- inspired by the song "Paint me a Birmingham" by Tracy Lawrence
He sat and watched the waves break against the shore. He was not a heavy drinker; however, he took this opportunity to reflect on his life that he felt had hit a standstill since his break-up. Lighting up a cigarette, he contemplated a relationship gone amiss. The music played in the background highlighting the somber mood in which he was engulfed.
A large wave crashed against the shore. He took another sip of his beer and lit another cigarette. It was near dusk and the sun was beginning to set into the ocean. The cool summer breeze refreshed his senses.
Alone, he sat at a mostly empty bar staring at the direction of the ocean and contemplating recent events. Not one to overly indulge in alcohol, he slowly finished his first beer. He sat alone and watched the beach-goers pass by.
The waitress returned to his table. A young man sitting in solitude at this bar was rare, but she did not think much of it. He gazed out into the ocean with a guise of indifference. There were a few other patrons at the bar, but he chose to sit alone. The waitress briefly glanced at him as she approached his table. Her only thought was to wonder what caused a man to sit alone in such seclusion. Usually the regulars at the bar would come with their friends and enjoy light-hearted camaraderie.
She asked him if he would like her to bring him another beer. Without a sound, he motioned towards his glass asking for another. Walking away she glanced at him, not considering a man alone in a location usually reserved for merriment.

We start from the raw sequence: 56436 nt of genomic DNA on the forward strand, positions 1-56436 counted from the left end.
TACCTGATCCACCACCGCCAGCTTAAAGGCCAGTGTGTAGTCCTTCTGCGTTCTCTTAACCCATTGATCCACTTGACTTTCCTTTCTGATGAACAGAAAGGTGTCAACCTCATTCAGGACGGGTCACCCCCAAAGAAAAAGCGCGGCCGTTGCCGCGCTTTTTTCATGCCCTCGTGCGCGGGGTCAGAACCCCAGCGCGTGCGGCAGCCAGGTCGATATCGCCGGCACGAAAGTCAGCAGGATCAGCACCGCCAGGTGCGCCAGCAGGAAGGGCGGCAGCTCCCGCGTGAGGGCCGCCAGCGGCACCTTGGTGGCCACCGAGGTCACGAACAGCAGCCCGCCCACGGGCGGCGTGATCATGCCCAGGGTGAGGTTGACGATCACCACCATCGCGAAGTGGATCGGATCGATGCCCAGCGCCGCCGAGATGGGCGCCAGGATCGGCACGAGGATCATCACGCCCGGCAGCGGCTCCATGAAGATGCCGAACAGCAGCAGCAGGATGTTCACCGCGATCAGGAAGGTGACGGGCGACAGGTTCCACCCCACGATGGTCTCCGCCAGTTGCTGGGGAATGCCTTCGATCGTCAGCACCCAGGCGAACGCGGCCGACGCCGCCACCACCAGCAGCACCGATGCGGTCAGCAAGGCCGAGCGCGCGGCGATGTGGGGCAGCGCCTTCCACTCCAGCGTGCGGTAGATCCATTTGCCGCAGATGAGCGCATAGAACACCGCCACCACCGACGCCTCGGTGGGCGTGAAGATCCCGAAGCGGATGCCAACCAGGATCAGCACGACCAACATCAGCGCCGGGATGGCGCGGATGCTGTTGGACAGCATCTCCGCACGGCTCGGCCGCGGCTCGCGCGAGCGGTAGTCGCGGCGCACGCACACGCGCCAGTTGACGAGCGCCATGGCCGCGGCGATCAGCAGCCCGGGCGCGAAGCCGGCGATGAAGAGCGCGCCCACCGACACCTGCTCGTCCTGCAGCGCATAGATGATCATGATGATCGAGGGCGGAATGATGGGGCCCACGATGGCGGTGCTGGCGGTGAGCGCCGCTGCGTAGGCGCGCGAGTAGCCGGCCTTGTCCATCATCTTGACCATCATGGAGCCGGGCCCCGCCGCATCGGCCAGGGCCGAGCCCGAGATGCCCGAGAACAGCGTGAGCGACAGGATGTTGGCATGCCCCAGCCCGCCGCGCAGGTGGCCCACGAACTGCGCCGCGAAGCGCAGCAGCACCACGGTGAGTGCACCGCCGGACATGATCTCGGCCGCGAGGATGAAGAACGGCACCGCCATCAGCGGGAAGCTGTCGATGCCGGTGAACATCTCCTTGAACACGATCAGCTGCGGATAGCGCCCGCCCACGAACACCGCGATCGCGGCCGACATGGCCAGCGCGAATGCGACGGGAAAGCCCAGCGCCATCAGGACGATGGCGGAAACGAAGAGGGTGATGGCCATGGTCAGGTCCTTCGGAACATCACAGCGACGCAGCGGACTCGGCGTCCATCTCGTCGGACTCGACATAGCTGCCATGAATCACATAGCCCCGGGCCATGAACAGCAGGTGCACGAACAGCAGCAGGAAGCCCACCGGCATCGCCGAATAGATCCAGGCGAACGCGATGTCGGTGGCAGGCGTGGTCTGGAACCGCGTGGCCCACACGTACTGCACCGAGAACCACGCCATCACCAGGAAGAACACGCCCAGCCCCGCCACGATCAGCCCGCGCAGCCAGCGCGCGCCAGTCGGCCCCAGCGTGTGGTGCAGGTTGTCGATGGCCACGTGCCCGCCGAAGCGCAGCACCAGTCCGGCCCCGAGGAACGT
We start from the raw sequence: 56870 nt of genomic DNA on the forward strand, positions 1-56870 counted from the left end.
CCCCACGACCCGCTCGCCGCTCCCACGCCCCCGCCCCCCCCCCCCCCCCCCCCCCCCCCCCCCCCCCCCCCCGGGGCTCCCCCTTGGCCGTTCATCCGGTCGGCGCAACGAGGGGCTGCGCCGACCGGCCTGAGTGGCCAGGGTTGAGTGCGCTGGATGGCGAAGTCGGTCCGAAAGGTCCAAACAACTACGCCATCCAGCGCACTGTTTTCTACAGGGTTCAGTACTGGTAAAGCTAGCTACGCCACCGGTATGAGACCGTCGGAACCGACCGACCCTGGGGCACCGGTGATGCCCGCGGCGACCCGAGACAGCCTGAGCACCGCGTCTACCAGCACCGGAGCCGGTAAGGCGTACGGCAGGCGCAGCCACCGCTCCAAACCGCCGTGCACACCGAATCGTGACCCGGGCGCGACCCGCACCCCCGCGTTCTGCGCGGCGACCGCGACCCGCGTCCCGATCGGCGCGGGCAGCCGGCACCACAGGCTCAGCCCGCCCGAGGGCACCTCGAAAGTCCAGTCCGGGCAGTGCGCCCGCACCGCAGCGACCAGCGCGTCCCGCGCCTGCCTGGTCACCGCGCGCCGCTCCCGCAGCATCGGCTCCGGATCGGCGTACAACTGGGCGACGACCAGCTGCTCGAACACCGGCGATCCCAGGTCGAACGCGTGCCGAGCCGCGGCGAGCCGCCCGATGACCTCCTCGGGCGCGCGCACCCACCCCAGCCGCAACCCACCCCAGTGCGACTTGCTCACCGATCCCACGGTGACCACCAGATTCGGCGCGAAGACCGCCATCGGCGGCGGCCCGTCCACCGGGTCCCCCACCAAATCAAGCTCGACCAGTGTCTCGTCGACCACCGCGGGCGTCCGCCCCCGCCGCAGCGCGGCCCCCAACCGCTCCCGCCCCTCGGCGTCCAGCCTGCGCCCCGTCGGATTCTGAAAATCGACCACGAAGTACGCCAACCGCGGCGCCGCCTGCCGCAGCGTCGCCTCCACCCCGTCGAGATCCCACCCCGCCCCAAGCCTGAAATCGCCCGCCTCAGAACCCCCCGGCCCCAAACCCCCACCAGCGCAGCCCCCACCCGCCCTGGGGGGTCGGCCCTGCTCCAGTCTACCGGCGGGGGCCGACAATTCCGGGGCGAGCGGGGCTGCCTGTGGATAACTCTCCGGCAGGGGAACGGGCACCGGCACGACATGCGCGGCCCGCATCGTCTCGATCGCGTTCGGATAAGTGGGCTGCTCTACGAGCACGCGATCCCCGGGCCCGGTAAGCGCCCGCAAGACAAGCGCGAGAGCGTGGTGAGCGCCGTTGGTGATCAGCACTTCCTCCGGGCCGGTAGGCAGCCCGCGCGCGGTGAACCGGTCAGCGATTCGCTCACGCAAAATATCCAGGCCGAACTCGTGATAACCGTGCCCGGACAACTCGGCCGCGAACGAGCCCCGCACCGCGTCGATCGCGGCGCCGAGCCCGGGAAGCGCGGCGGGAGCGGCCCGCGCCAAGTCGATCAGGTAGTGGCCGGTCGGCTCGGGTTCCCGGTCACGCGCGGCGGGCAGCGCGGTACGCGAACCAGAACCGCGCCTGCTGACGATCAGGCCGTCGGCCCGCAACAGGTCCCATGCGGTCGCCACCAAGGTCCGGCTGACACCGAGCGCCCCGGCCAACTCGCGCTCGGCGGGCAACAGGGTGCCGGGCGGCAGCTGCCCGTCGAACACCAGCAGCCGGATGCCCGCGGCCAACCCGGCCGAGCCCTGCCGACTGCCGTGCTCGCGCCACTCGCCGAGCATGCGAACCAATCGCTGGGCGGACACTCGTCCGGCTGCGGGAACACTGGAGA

Remembering their first meeting, he was sitting at a coffee shop reading a book and enjoying a warm espresso. It was a small place across town reserved for those interested in light conversation and a mellow atmosphere. As he read his book, he noticed her looking in his direction. She smiled at him in a most modest manner. It was not usually a venue for meeting people; however he walked up to her and asked if he could join her.
He felt an immediate connection with her, conversing with ease and feeling complete assurance.
They had dated for only a few weeks, but during those three weeks he felt carefree with confidence that what he felt for her was true.
The waitress returned to his table with his beer. He thanked her as he set another dollar beer on the table.
The sun had nearly sunk entirely into the ocean. The cool summer breeze chaffed against his skin. As he took a few more sips out of his beer he lit another cigarette.
Without recourse for solace, he began to regress in remembrance of what for a short time had been perfection. Upon contemplation all he could feel was regret.